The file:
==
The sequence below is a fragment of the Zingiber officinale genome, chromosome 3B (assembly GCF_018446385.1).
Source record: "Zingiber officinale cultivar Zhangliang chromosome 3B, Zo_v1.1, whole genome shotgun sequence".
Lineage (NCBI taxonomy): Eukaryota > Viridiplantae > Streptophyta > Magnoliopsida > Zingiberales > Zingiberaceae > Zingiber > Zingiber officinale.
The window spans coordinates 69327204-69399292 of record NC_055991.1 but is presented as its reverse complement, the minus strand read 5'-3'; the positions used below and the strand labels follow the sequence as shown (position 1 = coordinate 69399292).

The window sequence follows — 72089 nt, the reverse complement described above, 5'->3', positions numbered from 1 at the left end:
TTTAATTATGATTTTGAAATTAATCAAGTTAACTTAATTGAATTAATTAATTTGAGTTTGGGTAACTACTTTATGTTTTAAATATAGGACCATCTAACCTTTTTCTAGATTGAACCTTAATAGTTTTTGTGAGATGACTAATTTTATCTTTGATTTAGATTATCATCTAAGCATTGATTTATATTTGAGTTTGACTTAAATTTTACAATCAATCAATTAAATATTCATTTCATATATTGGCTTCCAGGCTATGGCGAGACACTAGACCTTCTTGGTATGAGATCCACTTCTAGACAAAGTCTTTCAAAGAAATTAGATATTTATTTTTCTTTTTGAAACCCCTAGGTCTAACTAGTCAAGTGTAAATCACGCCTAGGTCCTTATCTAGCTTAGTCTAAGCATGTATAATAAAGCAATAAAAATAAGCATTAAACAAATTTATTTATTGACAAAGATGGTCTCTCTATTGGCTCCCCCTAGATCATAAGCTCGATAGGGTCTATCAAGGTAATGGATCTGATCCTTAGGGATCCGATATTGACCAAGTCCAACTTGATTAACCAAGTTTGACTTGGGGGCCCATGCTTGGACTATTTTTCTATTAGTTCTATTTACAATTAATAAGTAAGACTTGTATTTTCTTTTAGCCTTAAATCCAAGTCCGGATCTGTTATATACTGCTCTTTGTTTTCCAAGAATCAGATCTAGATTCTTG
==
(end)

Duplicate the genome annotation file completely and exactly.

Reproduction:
The sequence below is a fragment of the Zingiber officinale genome, chromosome 3B (assembly GCF_018446385.1).
Source record: "Zingiber officinale cultivar Zhangliang chromosome 3B, Zo_v1.1, whole genome shotgun sequence".
Lineage (NCBI taxonomy): Eukaryota > Viridiplantae > Streptophyta > Magnoliopsida > Zingiberales > Zingiberaceae > Zingiber > Zingiber officinale.
The window spans coordinates 69327204-69399292 of record NC_055991.1 but is presented as its reverse complement, the minus strand read 5'-3'; the positions used below and the strand labels follow the sequence as shown (position 1 = coordinate 69399292).

The window sequence follows — 72089 nt, the reverse complement described above, 5'->3', positions numbered from 1 at the left end:
TTTAATTATGATTTTGAAATTAATCAAGTTAACTTAATTGAATTAATTAATTTGAGTTTGGGTAACTACTTTATGTTTTAAATATAGGACCATCTAACCTTTTTCTAGATTGAACCTTAATAGTTTTTGTGAGATGACTAATTTTATCTTTGATTTAGATTATCATCTAAGCATTGATTTATATTTGAGTTTGACTTAAATTTTACAATCAATCAATTAAATATTCATTTCATATATTGGCTTCCAGGCTATGGCGAGACACTAGACCTTCTTGGTATGAGATCCACTTCTAGACAAAGTCTTTCAAAGAAATTAGATATTTATTTTTCTTTTTGAAACCCCTAGGTCTAACTAGTCAAGTGTAAATCACGCCTAGGTCCTTATCTAGCTTAGTCTAAGCATGTATAATAAAGCAATAAAAATAAGCATTAAACAAATTTATTTATTGACAAAGATGGTCTCTCTATTGGCTCCCCCTAGATCATAAGCTCGATAGGGTCTATCAAGGTAATGGATCTGATCCTTAGGGATCCGATATTGACCAAGTCCAACTTGATTAACCAAGTTTGACTTGGGGGCCCATGCTTGGACTATTTTTCTATTAGTTCTATTTACAATTAATAAGTAAGACTTGTATTTTCTTTTAGCCTTAAATCCAAGTCCGGATCTGTTATATACTGCTCTTTGTTTTCCAAGAATCAGATCTAGATTCTTG